The Taliban has gained ground at a surprisingly rapid pace across the lengths of the Afghan hinterland. The insurgent outfit has now reached the zenith of its authority as they are looking forward to legitimizing its claims on Afghanistan and lay the law of the land following the Sharia.
It has moved further to state that the Taliban of the days of yore is for the history books, and they were now a changed outfit that believed in human rights and equitable opportunities.
With the fact of the self-proclaimed changed Taliban in mind, the path paved in front of the Indian government remains quantifiable as they decide upon the stance to take with the Taliban.
Afghanistan has always been a country that has had close ties with the Indian government, with the latter supporting the country at each and every juncture in time. However, with the Taliban in power, the Indian Prime Minister still remains undecided.
India Presides Over Security Council Meeting; Snubs Taliban
The previous week, India presided over a Security Council meeting with the Afghanistan crisis being the focal point of contention. Despite the major member states being present at the meeting, the results were seemingly inconspicuous and inconsequential.
The resolution, in itself, did not put forth any form of bearing stranglehold upon the Taliban regime. Stating the obvious, it seemed half-hearted and the potency of the major countries in forming friendly ties with the said regime only felt like a dawning fact.
The month-long presidency of the Indian contingency in the UNSC brought about a slew of developments, albeit inconsequential.
“As we wind down our Presidency of UN #SecurityCouncil, we thank all colleagues in #UNSC for their tremendous support to make our Presidency a success with many substantive outcomes.”
India’s Permanent Representative to the United Nations Ambassador, T. S. Tirumurti, tweeted this at the close of India’s presidency at the UNSC.
The resolution inculcated to put a check on the Taliban regime has been deemed as fantastically distanced from ground realities. Furthermore, what it also seeks to do is provide the insurgents with the benefit of the doubt on the pretext of them stating that they are a far changed Taliban from their 1990 counterparts.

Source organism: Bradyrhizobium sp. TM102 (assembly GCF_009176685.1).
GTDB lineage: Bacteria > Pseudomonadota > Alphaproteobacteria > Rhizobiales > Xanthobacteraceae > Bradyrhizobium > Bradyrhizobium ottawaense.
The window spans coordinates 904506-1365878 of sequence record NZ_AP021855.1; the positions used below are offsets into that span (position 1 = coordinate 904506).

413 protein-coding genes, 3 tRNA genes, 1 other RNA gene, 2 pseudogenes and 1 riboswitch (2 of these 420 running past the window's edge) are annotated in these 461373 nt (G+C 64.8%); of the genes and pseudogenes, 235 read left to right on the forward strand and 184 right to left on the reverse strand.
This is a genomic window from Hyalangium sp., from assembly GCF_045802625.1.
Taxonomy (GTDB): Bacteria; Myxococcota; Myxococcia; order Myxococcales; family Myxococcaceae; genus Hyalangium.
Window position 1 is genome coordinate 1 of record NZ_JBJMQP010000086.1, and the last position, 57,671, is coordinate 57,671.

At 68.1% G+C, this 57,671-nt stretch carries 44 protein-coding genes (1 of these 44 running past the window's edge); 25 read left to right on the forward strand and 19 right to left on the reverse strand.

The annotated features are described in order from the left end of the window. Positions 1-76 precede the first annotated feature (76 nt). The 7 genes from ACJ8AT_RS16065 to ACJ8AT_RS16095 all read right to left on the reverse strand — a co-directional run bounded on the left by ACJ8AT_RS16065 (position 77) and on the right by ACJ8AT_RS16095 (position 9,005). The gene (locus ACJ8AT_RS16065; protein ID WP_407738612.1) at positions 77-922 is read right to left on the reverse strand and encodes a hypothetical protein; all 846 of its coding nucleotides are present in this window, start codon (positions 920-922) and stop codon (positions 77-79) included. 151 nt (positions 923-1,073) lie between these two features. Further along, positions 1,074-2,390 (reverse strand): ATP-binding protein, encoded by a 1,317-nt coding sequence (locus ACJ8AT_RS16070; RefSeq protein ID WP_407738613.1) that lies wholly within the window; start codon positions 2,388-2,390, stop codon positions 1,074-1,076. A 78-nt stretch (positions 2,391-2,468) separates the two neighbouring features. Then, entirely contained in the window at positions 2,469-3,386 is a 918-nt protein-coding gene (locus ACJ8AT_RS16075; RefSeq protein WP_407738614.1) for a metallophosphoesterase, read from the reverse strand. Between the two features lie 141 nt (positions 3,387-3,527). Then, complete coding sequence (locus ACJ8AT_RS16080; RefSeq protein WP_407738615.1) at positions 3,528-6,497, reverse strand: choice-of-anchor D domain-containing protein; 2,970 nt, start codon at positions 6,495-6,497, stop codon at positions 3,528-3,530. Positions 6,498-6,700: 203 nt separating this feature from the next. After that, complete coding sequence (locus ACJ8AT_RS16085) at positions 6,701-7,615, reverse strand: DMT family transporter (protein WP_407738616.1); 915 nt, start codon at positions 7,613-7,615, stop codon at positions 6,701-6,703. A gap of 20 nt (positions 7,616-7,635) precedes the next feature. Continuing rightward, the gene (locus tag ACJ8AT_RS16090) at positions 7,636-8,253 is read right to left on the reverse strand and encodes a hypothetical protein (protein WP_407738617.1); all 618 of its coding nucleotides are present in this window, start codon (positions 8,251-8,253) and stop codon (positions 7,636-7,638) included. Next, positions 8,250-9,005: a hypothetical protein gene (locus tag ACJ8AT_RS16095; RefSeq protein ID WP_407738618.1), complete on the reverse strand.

“The Resolution demands that Afghan territory not be used to threaten or attack any country or to shelter and train terrorists and plan or finance terrorist attacks. It specifically mentions individuals designated by the UNSC resolution 1267.”
The Resolution drafted and passed by the UNSC under India’s presidency was passed by 80 member states, including 15 permanent members of the Security Council, however, Russia and China abstained from voting.
The terror outfits stated in the Resolution were namely, Jaish-e-Mohammed and Lashkar-e-Taiba, which have since forever taken refuge with the Taliban and have been supported by the same.
However, last week, a Taliban spokesperson exclaimed that it does not acknowledge or recognize the terror outfits as legitimate organizations, and they shall not be providing them with recluse of any form or sort.
India’s Move Going Forward
Much like most major powers around the world, India is sitting on the fence overlooking a potential disaster that may engulf the entirety of the world—specifically leading to widespread human rights atrocities all across Central Asia.
However, a couple of days ago, India established formal diplomatic lines of communication between the Taliban political office in Doha and the Indian government. The meeting had been reportedly requested by the head of Taliban political office, Sher Mohammad Abbas Stanikzai.
The previous week, Stanikzai had gone on record to state that he wishes to continue the diplomatic and trade relations with India, and the recent developments should not change anything about the relationship they have shared through decades.
“India is very important for this subcontinent. We want to continue our cultural, economic and trade ties with India like in the past-”
The meeting held at the Indian Embassy in Doha had been attended by India’s Ambassador to Qatar, Deepak Mittal. The discussions in the meeting ranged from the status of Indian citizens still stuck in Afghanistan to the travel prospects of Afghan minorities who wish to visit India. Mittal exclaimed that the discussions were fruitful, and any further developments seemed fairly prospective for both the parties.
It would only be fair to state that the path paved in front of India will decide the future of both Afghanistan and the entirety of global politics at large.
The government has put off its formal recognition of the Taliban government until later, however, if they attain legitimacy, it shall lead to a frightening world. A world still archaic, a world still stagnant.
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